hanging on the moment like a drop of mercury...
“It’s Now or Never! You must live in the present, launch yourself on every wave, find eternity in the moment,” urges Henry David Thoreau, the nineteenth-century American philosopher.
Leave the past to God’s mercy. Leave the future to God’s discretion. This moment is all there is.
The Chinese philosopher Lao-tzu counsels, “The Purest Human gives himself up to whatever the moment brings.”
The Hasidic teacher Rebbe Nachman advises, “Each day has its own set of thoughts, words and deeds. Live in tune.”
The Sufi mystic Rumi says, “Stay here, quivering with each moment…like a drop of mercury.”
Be here in the moment, as the artist is here with focused attention, whether you are cooking, cleaning, praying, playing, working or reading. Be here in the moment, as an athlete is here in the sweet spot of time when everything is effortless, fluid and free.
“No moment is trivial since each one contains a divine kingdom of heavenly sustenance,” explain the eighteenth century Jesuit Jean Pierre de Caussade.
The banquet is spread out before us, and it is the wish of the Divine Host, God Himself, that we partake of the present moment without regrets of the past or fears of the future.
Pledge yourself to the moment and let it teach you. Surrender yourself to the present and let it preach you.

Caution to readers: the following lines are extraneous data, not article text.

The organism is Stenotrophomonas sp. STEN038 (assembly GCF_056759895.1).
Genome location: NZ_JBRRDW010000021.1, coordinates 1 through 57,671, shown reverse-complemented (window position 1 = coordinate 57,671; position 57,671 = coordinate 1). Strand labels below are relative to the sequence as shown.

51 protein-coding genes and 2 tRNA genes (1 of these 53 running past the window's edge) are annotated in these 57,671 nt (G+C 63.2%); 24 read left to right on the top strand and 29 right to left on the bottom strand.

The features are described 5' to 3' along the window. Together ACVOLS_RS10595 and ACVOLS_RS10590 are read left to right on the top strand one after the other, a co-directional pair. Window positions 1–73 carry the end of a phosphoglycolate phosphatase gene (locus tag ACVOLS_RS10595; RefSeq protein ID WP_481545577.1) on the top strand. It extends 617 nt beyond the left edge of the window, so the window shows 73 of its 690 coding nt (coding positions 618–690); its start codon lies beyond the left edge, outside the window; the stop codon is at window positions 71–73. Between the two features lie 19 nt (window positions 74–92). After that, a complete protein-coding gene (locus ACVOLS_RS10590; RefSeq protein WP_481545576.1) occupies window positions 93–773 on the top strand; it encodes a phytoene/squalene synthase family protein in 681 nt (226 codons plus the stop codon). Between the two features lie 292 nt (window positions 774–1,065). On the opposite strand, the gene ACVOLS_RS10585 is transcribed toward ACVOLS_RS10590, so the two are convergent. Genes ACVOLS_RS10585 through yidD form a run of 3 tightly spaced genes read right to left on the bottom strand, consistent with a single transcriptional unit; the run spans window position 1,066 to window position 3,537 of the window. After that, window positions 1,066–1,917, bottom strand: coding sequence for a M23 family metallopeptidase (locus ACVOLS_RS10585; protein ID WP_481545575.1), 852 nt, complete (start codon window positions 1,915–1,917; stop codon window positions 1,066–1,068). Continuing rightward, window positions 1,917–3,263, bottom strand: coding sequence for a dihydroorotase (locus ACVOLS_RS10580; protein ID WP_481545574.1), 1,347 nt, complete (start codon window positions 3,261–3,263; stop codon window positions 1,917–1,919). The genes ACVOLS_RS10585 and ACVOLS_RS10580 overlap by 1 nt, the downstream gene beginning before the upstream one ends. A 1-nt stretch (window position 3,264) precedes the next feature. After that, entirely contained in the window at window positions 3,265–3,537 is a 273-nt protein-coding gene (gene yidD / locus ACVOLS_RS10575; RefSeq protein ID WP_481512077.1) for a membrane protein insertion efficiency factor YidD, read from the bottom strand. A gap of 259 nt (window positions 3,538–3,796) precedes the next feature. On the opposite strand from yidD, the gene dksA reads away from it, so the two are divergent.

Episcopal priest Robert Capon warns, “We spend a long time wishing we were elsewhere or otherwise.” We are like the character in the movie Postcards from the Edge who sends a card home from vacation that says, “Having a wonderful time. Wish I were here.”
Teacher Jack Kornfield comments, “The quality of presence determines the very quality of life.”
A so we must stay in the moment, for that is where the Invisible Lover is, hovering as close as your next breath.
So drink deep of the shining and ephemeral glories that surround you. Drink deep of the present moment which nourishes your soul. Drink deep of the grace-notes that accompany your experiences of the sublime. Then you will never have to utter the lament of the third-century philosopher St. Augustine: “Too late have I loved you, O Beauty, O Life, so ancient and so new, too late have I loved you!”
We must live in the moment, this moment.
For this is where God is, this is where God lives.
And to find him is to open our eyes to the present.
The Present. The Present.